January 30, 2023

Sleigh Bells Ring: The Horses Know the Way at These NoMi Farms

The Cook Family Farm and Fantail Farms share their sleigh season stories
By Kierstin Gunsberg | Dec. 17, 2022

There’s no sound that better represents the joy of the holiday season than the gentle, sweeping rhythm of sleigh bells keeping pace with hooves crunching snow.

It’s this sound that Waneta Cook reminisces about this time of year. Growing up, wintertime was at its most magical during her visits to her grandparents’ northern Michigan farm, where she loved to hop beside her grandfather in his horse-drawn sleigh and galavant through the glimmering cold.

Nowadays, Cook recreates the experience for all ages and abilities on her own farm in Gaylord, where she hosts rides for the public from December until the snow begins to melt away in early spring. “You’re wrapped up with a blanket around you, singing Christmas carols, laughing, and it’s a really special time,” she says of the experience.

The Cook Family Farm
Her farm, which is run by Cook, her husband, Tom, and their 11 children, began three decades ago as just a small home surrounded by 10 acres of sandy, arid soil that had been devastated by fire around the turn of the twentieth century. Together, the couple worked to heal the land and build out their farm and storefront, which now boasts grass-fed and pasture-raised meat, farm fresh eggs, organic produce, and even homemade, all-natural soy candles with festive scents like “Christmas Past” and “Christmas Cookies.”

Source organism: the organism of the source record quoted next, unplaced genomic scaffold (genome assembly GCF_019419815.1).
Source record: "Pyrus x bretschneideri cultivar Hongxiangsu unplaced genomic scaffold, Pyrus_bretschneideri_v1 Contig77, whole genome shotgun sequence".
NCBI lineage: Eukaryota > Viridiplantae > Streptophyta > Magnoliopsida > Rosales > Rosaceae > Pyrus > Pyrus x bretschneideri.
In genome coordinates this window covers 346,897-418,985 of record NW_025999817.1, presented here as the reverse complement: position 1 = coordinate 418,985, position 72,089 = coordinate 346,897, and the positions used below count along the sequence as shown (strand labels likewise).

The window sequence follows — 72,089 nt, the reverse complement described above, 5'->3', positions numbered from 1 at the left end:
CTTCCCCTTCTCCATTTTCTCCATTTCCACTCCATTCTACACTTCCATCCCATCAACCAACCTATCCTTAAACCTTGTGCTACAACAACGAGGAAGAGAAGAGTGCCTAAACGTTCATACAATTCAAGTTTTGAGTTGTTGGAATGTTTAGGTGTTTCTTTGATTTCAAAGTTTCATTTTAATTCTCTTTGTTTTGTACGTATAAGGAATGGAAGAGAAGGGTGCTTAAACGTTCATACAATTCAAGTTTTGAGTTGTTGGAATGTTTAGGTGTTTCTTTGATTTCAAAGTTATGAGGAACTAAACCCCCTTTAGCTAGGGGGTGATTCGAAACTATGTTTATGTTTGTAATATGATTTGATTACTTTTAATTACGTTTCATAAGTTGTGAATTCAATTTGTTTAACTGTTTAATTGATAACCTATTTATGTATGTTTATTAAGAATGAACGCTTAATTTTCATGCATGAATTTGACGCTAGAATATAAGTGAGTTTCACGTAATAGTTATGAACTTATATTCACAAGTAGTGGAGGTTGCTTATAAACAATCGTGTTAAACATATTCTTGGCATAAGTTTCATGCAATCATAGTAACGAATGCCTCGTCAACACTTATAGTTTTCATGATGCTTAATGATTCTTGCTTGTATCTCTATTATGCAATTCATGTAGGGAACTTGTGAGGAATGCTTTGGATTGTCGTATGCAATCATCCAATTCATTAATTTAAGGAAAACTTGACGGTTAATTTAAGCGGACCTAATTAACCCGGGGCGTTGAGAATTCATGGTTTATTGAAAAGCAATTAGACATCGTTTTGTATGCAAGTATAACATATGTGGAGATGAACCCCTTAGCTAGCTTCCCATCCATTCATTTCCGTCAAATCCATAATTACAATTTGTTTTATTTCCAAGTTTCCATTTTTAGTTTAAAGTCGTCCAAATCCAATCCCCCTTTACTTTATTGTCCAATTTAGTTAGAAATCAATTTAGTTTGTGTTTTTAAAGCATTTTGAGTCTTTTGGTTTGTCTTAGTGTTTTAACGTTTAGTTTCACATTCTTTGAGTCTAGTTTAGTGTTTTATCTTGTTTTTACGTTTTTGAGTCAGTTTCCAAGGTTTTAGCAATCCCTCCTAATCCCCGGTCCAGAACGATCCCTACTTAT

But it’s their Belgian draft horses who take center stage once the Thanksgiving rush of processing turkeys, baking pies, and ringing up glass bottles of fresh milk for mashed potatoes calms. From then until the unofficial start of spring, Cook says they run hundreds of rides between their three sleighs each season, with the pandemic only improving their numbers as Michiganders sought outdoor activities over the past couple of winters.

“It’s grown every year,” she says. “Last year we did 350 rides. This year, that’s going to be higher based upon how many pre-ordered or pre-scheduled [rides] we already have.”

At around $200 for a full sleigh ride (which fits up to 12 adults) this seasonal enterprise might seem like a lucrative side hustle, but it’s not quite. When factoring in feeding, farrier service, health supplements, veterinary care, and training, which many horse owners pay a skilled trainer to do for them, the cost of owning just one horse can add up to thousands of dollars annually. Multiply that by the Cook family’s nine or so horses (as Cook explains, the number fluctuates as her children marry and “inherit” more horses onto the property) and the overall profit from seasonal sleigh rides only comes out to around 20 percent of their farm’s income.

Fantail Farm
Lucky for folks who are planning a horse drawn New Year’s Eve proposal or a festive moms’ night out, covering the cost of owning equines is the reason so many owners in the region are gearing up their horses with sleighs and bells as soon as the first snow falls.